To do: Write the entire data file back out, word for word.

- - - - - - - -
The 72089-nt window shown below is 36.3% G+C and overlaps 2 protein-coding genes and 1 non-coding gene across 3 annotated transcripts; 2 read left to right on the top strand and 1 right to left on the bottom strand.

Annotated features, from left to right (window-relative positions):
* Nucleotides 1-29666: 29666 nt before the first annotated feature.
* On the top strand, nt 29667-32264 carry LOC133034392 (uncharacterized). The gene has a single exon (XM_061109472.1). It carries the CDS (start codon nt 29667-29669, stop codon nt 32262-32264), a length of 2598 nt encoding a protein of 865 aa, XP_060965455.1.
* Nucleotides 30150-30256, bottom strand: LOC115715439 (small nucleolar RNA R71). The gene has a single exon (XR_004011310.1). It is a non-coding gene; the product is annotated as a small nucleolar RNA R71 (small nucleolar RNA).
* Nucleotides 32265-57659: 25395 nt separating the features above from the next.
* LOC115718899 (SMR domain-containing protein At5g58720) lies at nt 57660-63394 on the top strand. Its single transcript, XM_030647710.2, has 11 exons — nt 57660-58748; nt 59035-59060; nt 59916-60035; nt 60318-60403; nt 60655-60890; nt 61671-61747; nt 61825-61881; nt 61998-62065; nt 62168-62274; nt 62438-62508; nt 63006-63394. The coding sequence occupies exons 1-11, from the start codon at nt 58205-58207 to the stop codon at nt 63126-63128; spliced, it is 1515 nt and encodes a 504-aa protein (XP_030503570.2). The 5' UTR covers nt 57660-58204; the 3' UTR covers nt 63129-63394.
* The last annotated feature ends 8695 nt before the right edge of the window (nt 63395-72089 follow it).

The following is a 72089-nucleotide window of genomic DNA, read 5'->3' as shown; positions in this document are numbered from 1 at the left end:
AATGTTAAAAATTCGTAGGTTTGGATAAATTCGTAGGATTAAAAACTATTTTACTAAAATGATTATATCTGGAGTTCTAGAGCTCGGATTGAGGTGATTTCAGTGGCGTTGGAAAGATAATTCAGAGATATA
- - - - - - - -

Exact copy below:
The 72089-nt window shown below is 36.3% G+C and overlaps 2 protein-coding genes and 1 non-coding gene across 3 annotated transcripts; 2 read left to right on the top strand and 1 right to left on the bottom strand.

Annotated features, from left to right (window-relative positions):
* Nucleotides 1-29666: 29666 nt before the first annotated feature.
* On the top strand, nt 29667-32264 carry LOC133034392 (uncharacterized). The gene has a single exon (XM_061109472.1). It carries the CDS (start codon nt 29667-29669, stop codon nt 32262-32264), a length of 2598 nt encoding a protein of 865 aa, XP_060965455.1.
* Nucleotides 30150-30256, bottom strand: LOC115715439 (small nucleolar RNA R71). The gene has a single exon (XR_004011310.1). It is a non-coding gene; the product is annotated as a small nucleolar RNA R71 (small nucleolar RNA).
* Nucleotides 32265-57659: 25395 nt separating the features above from the next.
* LOC115718899 (SMR domain-containing protein At5g58720) lies at nt 57660-63394 on the top strand. Its single transcript, XM_030647710.2, has 11 exons — nt 57660-58748; nt 59035-59060; nt 59916-60035; nt 60318-60403; nt 60655-60890; nt 61671-61747; nt 61825-61881; nt 61998-62065; nt 62168-62274; nt 62438-62508; nt 63006-63394. The coding sequence occupies exons 1-11, from the start codon at nt 58205-58207 to the stop codon at nt 63126-63128; spliced, it is 1515 nt and encodes a 504-aa protein (XP_030503570.2). The 5' UTR covers nt 57660-58204; the 3' UTR covers nt 63129-63394.
* The last annotated feature ends 8695 nt before the right edge of the window (nt 63395-72089 follow it).

The following is a 72089-nucleotide window of genomic DNA, read 5'->3' as shown; positions in this document are numbered from 1 at the left end:
AATGTTAAAAATTCGTAGGTTTGGATAAATTCGTAGGATTAAAAACTATTTTACTAAAATGATTATATCTGGAGTTCTAGAGCTCGGATTGAGGTGATTTCAGTGGCGTTGGAAAGATAATTCAGAGATATA